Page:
Avoid false absences
A “false absence” is when a species is recorded as absent when, in fact, it is present but not found in the sample. The probability of a false absence depends strongly on how rare the species is and what proportion of the area is sampled.
As a rule of thumb it appears that approximately five samples are sufficient for a 80% probability of finding a species (i.e. a 0.2 probability of error), if the frequency of the species in the area is larger than 0.25. To achieve a similar degree of success for species found at a frequency of 0.1, approximately 10 samples are needed.

 

Figure X1. Probability of false absences in 5 x 5 m grid cells using samples of 0.5 x 0.5 m as a function of number of samples (incidentally equal to the per cent area sampled). “p” is the probability of finding the species in one sample. Results are averages from 1000 repeated simulations of sampling in a 5 x 5 m area divided into of 100 0.5 x 0.5 m quadrates.

Alt figurtext: For example, consider a situation where the desired resolution of the model is 5 x 5 m and the quadrate-size is 0.5 x 0.5 m. The probability of false absences can be approximated according to figure X. The figure shows how the probability of error decrease as sample size increase.

Match resolution of samples and model/map
Sampling of (abundance and occurrence of) individual species) in plots are sometimes done by visual estimation but in general it is preferable to use the aid of a grid in the field or on the computer screen to improve the repeatability of sampling. The size of each plot varies depending on the necessary taxonomic resolution but most commonly the area covered by one sample is ≈ 0.1 – 1 m2.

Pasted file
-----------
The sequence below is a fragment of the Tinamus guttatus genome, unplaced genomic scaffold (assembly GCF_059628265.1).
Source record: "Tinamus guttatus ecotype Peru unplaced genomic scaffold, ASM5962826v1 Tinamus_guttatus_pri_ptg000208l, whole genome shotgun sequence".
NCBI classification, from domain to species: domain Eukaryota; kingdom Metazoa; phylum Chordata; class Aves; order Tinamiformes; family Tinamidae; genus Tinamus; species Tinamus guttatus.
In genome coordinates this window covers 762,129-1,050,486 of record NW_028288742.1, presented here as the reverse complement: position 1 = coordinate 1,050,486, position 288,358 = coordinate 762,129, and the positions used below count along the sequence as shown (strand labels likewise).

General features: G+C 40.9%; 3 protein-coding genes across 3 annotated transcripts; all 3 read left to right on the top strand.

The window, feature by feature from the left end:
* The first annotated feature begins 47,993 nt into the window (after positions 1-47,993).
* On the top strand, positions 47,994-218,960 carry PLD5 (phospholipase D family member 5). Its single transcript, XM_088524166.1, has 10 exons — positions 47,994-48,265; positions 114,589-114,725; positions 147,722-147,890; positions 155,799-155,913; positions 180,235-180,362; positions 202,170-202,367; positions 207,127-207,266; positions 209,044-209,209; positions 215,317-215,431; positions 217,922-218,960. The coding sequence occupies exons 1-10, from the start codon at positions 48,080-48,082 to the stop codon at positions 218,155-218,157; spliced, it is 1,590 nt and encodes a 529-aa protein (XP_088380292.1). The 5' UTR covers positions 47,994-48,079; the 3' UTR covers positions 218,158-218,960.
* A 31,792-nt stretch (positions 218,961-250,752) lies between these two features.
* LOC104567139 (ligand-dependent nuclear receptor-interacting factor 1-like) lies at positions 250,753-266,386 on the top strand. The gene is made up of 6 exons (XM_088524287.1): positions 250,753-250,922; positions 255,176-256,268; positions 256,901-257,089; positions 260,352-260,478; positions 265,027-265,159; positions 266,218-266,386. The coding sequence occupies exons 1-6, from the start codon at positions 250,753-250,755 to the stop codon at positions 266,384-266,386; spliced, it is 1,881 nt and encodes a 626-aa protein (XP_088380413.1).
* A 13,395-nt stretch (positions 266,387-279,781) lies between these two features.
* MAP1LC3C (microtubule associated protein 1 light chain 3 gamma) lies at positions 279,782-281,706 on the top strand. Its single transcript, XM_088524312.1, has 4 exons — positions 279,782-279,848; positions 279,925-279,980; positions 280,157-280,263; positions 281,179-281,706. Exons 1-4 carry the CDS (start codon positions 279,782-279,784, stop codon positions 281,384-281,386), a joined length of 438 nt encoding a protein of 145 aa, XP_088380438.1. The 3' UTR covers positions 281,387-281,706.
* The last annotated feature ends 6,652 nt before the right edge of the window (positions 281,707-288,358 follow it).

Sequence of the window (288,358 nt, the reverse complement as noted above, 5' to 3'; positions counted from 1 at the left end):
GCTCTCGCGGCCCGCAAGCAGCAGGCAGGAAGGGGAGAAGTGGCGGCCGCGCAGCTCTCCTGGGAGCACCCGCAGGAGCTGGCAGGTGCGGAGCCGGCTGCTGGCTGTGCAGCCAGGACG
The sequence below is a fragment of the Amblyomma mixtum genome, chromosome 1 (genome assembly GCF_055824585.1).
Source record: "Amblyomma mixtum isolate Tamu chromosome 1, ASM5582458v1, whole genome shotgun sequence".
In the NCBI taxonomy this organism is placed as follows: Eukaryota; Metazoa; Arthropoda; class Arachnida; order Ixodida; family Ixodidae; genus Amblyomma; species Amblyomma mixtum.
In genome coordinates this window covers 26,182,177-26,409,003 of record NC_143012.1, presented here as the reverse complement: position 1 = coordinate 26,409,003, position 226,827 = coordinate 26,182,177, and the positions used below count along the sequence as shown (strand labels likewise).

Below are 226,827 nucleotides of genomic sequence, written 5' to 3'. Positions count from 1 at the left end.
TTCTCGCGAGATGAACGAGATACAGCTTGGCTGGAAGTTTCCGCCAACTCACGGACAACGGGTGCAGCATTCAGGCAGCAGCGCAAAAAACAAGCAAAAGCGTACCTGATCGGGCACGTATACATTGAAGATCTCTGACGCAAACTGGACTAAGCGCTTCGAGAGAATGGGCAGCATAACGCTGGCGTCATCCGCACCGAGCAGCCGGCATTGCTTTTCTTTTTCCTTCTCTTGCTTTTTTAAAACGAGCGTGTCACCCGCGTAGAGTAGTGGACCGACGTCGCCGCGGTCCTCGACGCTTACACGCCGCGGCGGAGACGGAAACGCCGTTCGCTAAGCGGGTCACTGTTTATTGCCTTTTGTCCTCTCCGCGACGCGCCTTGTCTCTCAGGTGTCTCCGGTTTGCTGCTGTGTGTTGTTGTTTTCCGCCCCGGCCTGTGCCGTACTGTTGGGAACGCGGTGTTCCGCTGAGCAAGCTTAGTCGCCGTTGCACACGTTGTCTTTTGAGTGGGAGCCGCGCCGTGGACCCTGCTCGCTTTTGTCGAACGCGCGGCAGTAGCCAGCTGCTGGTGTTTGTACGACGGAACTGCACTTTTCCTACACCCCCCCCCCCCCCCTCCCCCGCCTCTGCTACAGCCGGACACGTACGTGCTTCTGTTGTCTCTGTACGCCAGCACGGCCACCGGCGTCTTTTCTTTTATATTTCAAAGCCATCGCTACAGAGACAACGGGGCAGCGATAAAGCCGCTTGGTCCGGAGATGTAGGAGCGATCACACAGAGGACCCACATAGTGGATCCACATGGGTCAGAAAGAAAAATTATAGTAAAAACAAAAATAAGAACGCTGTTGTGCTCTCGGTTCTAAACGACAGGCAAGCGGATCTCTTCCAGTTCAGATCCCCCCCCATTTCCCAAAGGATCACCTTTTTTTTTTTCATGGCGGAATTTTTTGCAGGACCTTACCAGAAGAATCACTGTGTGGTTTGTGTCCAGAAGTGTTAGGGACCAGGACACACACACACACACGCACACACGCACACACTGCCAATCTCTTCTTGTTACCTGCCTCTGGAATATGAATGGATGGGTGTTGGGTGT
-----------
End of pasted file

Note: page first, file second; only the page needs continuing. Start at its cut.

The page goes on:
A number of issues arise if only one such sample is taken to represent an area of say 5 x 5 m. In terms of estimating occurrence/distribution (and abundance) of vegetation it may result in uncertain measurements. If sampling is done to support modelling, it will often mean that there is a mismatch between the size of the sampling unit and the grid resolution of the model. This is because the accuracy of positioning systems usually is on the order of ±5 m and because patterns of vegetation at scales smaller than a few meters are influenced by a complex set of unpredictable processes. Therefore, it is likely that for most purposes, models and maps of benthic vegetation cannot have a resolution more detailed than 5 x 5 m. In fact a resolution of 10, 20 or 30 m is probably better.

The solution to the problems of uncertainty and mismatch in resolution is to take several representative samples within an area, which correspond to the resolution of the model! For models of abundance this will reduce the uncertainty of estimated means and for models of occurrence/distribution it will considerably reduce errors due to “false absences”.